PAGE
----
Probably may not be the ideal book for kids but for an adult beginner it is a good'un (even is Jazz is not your thing - don't be put off by the title)
 
OP
M

malamute1

New Member
Messages
4
Plenty of great info for me to digest there, many thanks to all of you whom posted. I will leet you know how I am getting on in a few weeks or so.



good luck all



Mal
 

Nick Wyver

noisy
Subscriber
Messages
5,943
Another +1 :thumb: for the O'Neill method.. As a musician (guitar/violin) for some 30 years I was looking for a book that took a 'free' approach to learning Sax. The O'Neill book, whilst still covering the basics, covers things like scales and rhythm in a way that relates them to tunes and improvisations rather than just as individual items and has you improvising from the outset with the accompanying cd.
That might be a problem with a C sax.
 

jonf

Well-Known Member
Messages
3,685
For a play along CD/book you'll need something pitched in C to use a C mel (obvious, realy). Should find something good for flute will work well.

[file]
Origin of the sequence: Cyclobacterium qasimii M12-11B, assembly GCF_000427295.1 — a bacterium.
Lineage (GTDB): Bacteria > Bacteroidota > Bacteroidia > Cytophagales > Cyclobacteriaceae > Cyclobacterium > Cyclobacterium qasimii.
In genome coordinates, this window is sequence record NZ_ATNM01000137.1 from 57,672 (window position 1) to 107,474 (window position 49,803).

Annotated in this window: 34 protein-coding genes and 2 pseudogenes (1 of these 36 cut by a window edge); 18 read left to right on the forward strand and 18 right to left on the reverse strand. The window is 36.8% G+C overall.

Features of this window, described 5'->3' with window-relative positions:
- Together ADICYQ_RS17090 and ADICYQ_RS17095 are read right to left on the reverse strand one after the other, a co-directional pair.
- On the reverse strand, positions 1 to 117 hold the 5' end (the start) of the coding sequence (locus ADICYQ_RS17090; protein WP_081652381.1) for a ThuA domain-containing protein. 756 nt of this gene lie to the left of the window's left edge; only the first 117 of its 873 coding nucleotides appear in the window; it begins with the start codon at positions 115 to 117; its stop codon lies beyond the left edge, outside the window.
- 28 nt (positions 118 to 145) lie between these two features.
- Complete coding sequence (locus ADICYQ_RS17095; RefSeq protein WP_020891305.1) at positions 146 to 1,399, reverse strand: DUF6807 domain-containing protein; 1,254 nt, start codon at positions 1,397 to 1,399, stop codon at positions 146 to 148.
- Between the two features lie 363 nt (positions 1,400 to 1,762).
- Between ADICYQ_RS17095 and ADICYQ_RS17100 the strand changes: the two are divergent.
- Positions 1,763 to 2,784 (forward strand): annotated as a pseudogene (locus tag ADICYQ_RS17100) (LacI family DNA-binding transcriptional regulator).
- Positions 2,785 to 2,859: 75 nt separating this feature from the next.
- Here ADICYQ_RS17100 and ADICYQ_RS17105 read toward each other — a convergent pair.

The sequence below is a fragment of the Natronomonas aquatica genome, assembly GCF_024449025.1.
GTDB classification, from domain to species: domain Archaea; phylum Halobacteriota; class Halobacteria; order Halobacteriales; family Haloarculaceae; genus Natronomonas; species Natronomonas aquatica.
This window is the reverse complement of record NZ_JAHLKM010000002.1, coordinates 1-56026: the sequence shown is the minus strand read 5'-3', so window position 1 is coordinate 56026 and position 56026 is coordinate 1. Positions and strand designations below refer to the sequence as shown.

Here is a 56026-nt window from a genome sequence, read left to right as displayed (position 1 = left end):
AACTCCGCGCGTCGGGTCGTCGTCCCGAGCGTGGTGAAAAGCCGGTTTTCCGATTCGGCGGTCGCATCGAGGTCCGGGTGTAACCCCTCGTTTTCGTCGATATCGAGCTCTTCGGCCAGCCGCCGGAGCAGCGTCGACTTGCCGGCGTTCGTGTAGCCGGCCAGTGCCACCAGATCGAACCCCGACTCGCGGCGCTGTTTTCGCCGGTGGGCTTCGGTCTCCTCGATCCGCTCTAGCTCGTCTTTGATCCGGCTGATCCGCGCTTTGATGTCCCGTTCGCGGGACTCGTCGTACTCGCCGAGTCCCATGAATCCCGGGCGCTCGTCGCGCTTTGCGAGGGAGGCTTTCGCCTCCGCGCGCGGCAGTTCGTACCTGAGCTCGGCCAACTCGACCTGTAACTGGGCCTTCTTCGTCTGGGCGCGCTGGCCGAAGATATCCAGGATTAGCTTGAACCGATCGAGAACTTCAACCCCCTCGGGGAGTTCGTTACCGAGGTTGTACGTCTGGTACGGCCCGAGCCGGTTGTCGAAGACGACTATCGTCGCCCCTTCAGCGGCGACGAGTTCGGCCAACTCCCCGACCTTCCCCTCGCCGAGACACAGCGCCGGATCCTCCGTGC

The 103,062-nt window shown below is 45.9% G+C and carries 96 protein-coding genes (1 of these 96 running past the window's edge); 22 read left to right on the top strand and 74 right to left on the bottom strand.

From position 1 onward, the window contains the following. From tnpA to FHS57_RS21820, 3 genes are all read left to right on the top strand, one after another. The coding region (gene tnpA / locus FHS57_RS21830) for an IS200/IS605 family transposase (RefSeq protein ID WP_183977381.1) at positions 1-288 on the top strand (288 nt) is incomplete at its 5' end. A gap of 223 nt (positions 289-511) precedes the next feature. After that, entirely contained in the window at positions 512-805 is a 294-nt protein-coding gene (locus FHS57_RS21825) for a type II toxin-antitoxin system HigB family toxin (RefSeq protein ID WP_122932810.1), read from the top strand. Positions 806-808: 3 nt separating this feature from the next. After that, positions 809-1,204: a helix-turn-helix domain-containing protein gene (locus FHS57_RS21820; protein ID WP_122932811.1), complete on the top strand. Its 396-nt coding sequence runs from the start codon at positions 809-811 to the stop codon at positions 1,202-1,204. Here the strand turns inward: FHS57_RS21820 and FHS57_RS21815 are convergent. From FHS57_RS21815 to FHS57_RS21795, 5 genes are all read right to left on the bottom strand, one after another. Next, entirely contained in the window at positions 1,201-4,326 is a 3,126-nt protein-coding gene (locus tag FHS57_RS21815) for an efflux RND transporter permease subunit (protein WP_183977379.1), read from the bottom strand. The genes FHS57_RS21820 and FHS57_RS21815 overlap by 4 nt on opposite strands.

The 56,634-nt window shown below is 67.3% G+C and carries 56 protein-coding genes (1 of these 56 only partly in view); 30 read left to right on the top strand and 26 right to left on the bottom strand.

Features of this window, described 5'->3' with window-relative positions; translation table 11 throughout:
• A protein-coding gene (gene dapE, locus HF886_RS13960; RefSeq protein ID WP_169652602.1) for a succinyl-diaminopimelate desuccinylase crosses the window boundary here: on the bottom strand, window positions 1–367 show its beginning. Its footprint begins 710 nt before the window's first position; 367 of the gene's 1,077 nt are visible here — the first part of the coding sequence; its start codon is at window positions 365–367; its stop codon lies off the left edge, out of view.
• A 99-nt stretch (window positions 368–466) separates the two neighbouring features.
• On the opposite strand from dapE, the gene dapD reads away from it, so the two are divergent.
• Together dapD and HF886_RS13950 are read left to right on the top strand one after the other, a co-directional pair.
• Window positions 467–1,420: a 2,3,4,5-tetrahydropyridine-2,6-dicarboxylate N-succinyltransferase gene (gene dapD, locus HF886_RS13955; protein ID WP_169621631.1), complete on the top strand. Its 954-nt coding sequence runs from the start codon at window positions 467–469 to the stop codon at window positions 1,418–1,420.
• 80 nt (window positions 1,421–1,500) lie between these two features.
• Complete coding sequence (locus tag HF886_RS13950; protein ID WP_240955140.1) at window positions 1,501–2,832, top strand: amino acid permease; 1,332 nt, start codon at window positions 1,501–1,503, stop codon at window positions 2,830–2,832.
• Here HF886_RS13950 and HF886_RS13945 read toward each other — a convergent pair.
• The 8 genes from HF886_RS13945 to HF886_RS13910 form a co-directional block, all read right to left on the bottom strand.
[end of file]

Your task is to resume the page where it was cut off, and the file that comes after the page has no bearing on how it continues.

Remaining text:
To make a C mel into a more raucous sounding instrument, which I guess you want from your original post, there are a few things you can do.

1. Buy an Aquilasax, they're pretty bright sounding.

2. Buy an old C mel and have the pads replaced with modern, metal reflector ones,

Then, whatever you choose, you'll need a mouthpiece. Most c mel mouthpieces are pretty dull. Tenor mouthpieces often work well, but are usually too long and can screw up the tuning, if they fit at all. The easiest way to get a good, bright sounding c mel is to buy a Rico Metalite and saw 1cm off the shank. They're cheap, and made of material that's easy to cut. Yes, I'm serious. You'll then have a mouthpiece short enough for a c mel, with a big baffle for brightness, and it'll be faced for tenor reeds.

I've done this myself, and it works very well.
 

Sweet Dreamer

Senior Member
Messages
505